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Microsoft suspends sales of products and services in Russia

Microsoft
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Microsoft is the latest company to take action against Russia over its invasion of Ukraine, announcing today that it will halt "all new sales of Microsoft products and services" in the country.

"Like the rest of the world, we are horrified, angered and saddened by the images and news coming from the war in Ukraine and condemn this unjustified, unprovoked and unlawful invasion by Russia," Microsoft president and vice chair Brad Smith wrote in a blog post (opens in new tab).

As well as halting suspending sales and services, Smith said Microsoft is "coordinating closely and working in lockstep with the governments of the United States, the European Union and the United Kingdom, and we are stopping many aspects of our business in Russia in compliance with governmental sanctions decisions."

By contrast, Microsoft will continue to support Ukraine's cybersecurity systems against Russian attacks. "Since the war began, we have acted against Russian positioning, destructive or disruptive measures against more than 20 Ukrainian government, IT and financial sector organizations," Smith wrote. "We have also acted against cyberattacks targeting several additional civilian sites. We have publicly raised our concerns that these attacks against civilians violate the Geneva Convention."

Microsoft described its cybersecurity efforts in Ukraine in greater detail in a February 28 blog post (opens in new tab), saying that its Threat Intelligence Center detected a wave of attacks against Ukraine digital infrastructure several hours before Russia launched its military attack against Ukraine.

"These recent and ongoing cyberattacks have been precisely targeted, and we have not seen the use of the indiscriminate malware technology that spread across Ukraine’s economy and beyond its borders in the 2017 NotPetya attack," Smith said, referencing a 2017 ransomware attack (opens in new tab) against a wide range of Ukrainian targets, widely believed to have originated in Russia.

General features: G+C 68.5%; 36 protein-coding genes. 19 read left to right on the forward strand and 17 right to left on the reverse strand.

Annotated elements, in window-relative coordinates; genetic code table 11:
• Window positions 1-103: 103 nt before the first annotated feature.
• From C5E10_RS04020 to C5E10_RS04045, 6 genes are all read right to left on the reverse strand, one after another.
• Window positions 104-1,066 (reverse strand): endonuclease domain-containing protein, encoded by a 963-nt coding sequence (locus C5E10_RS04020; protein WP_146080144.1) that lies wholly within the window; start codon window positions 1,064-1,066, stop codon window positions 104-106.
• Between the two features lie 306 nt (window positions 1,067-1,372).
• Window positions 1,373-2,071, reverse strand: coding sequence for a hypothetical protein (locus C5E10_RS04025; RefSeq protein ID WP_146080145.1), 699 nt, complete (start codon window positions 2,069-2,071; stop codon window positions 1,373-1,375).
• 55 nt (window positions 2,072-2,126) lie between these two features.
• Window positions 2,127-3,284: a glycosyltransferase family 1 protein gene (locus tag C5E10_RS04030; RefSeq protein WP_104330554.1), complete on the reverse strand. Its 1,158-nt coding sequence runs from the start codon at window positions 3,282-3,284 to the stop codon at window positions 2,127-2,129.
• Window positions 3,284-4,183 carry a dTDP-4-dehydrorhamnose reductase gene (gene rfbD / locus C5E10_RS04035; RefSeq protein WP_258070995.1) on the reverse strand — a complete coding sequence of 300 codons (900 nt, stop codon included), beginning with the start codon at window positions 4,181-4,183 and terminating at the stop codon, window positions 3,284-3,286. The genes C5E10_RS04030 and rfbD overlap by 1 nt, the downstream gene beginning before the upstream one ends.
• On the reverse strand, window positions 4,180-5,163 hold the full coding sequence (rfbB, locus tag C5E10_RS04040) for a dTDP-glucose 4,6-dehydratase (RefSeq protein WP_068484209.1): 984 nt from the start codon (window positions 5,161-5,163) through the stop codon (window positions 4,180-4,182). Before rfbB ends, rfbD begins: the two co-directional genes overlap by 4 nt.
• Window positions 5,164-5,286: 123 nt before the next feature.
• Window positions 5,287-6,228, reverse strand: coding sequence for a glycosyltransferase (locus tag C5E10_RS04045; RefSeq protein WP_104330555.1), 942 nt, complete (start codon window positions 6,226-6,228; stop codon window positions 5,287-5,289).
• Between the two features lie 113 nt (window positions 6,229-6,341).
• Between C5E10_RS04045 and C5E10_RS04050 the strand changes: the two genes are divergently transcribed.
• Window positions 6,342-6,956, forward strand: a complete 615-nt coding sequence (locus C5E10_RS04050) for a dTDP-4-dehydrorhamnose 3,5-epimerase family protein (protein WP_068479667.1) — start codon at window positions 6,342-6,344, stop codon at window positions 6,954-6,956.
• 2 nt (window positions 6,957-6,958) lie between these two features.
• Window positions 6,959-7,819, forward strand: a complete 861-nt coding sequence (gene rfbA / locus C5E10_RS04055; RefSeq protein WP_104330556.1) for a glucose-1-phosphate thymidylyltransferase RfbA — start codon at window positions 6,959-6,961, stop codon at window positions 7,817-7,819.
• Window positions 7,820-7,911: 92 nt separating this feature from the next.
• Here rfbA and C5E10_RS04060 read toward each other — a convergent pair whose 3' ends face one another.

"But we remain especially concerned about recent cyberattacks on Ukrainian civilian digital targets, including the financial sector, agriculture sector, emergency response services, humanitarian aid efforts, and energy sector organizations and enterprises. These attacks on civilian targets raise serious concerns under the Geneva Convention, and we have shared information with the Ukrainian government about each of them."

Smith said Microsoft is also sharing "appropriate information" with NATO officials in Europe and the US.

Microsoft joins Airbnb, Spotify, Volkswagen, Oracle, Netflix, Nike, Boeing, and a host of other major companies that have stopped sales or production in Russia. Cyberpunk 2077 developer CD Projekt announced earlier this week that it was halting all sales (opens in new tab) in the country in support of Ukraine.

Andy has been gaming on PCs from the very beginning, starting as a youngster with text adventures and primitive action games on a cassette-based TRS80. From there he graduated to the glory days of Sierra Online adventures and Microprose sims, ran a local BBS, learned how to build PCs, and developed a longstanding love of RPGs, immersive sims, and shooters. He began writing videogame news in 2007 for The Escapist and somehow managed to avoid getting fired until 2014, when he joined the storied ranks of PC Gamer. He covers all aspects of the industry, from new game announcements and patch notes to legal disputes, Twitch beefs, esports, and Henry Cavill. Lots of Henry Cavill.